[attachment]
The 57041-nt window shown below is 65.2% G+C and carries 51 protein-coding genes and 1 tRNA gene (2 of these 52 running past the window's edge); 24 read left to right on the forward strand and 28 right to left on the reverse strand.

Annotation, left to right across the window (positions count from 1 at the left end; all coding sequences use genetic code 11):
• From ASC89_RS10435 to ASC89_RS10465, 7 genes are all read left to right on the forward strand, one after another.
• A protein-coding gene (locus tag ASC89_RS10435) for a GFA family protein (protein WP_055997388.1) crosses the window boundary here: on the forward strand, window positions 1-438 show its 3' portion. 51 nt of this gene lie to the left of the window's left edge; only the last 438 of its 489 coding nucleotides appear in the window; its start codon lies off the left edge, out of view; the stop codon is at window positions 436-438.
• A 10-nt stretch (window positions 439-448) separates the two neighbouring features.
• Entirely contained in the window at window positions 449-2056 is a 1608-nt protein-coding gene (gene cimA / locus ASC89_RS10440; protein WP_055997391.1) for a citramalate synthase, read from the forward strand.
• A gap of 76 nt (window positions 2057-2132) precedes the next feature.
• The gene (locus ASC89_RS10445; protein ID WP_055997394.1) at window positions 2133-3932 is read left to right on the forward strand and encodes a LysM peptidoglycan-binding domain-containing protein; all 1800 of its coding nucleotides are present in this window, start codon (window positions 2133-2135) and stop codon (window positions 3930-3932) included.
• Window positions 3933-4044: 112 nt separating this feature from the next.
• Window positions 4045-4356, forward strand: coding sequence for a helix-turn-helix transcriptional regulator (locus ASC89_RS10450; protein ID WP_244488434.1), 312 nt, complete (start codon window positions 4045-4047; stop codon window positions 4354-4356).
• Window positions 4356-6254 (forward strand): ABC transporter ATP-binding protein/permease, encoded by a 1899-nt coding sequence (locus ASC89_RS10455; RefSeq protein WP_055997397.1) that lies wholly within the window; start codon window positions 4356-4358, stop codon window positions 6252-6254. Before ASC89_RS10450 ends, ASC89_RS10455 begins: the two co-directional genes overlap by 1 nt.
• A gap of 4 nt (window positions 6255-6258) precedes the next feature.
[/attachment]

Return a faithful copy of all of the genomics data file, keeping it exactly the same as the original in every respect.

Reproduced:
The 57041-nt window shown below is 65.2% G+C and carries 51 protein-coding genes and 1 tRNA gene (2 of these 52 running past the window's edge); 24 read left to right on the forward strand and 28 right to left on the reverse strand.

Annotation, left to right across the window (positions count from 1 at the left end; all coding sequences use genetic code 11):
• From ASC89_RS10435 to ASC89_RS10465, 7 genes are all read left to right on the forward strand, one after another.
• A protein-coding gene (locus tag ASC89_RS10435) for a GFA family protein (protein WP_055997388.1) crosses the window boundary here: on the forward strand, window positions 1-438 show its 3' portion. 51 nt of this gene lie to the left of the window's left edge; only the last 438 of its 489 coding nucleotides appear in the window; its start codon lies off the left edge, out of view; the stop codon is at window positions 436-438.
• A 10-nt stretch (window positions 439-448) separates the two neighbouring features.
• Entirely contained in the window at window positions 449-2056 is a 1608-nt protein-coding gene (gene cimA / locus ASC89_RS10440; protein WP_055997391.1) for a citramalate synthase, read from the forward strand.
• A gap of 76 nt (window positions 2057-2132) precedes the next feature.
• The gene (locus ASC89_RS10445; protein ID WP_055997394.1) at window positions 2133-3932 is read left to right on the forward strand and encodes a LysM peptidoglycan-binding domain-containing protein; all 1800 of its coding nucleotides are present in this window, start codon (window positions 2133-2135) and stop codon (window positions 3930-3932) included.
• Window positions 3933-4044: 112 nt separating this feature from the next.
• Window positions 4045-4356, forward strand: coding sequence for a helix-turn-helix transcriptional regulator (locus ASC89_RS10450; protein ID WP_244488434.1), 312 nt, complete (start codon window positions 4045-4047; stop codon window positions 4354-4356).
• Window positions 4356-6254 (forward strand): ABC transporter ATP-binding protein/permease, encoded by a 1899-nt coding sequence (locus ASC89_RS10455; RefSeq protein WP_055997397.1) that lies wholly within the window; start codon window positions 4356-4358, stop codon window positions 6252-6254. Before ASC89_RS10450 ends, ASC89_RS10455 begins: the two co-directional genes overlap by 1 nt.
• A gap of 4 nt (window positions 6255-6258) precedes the next feature.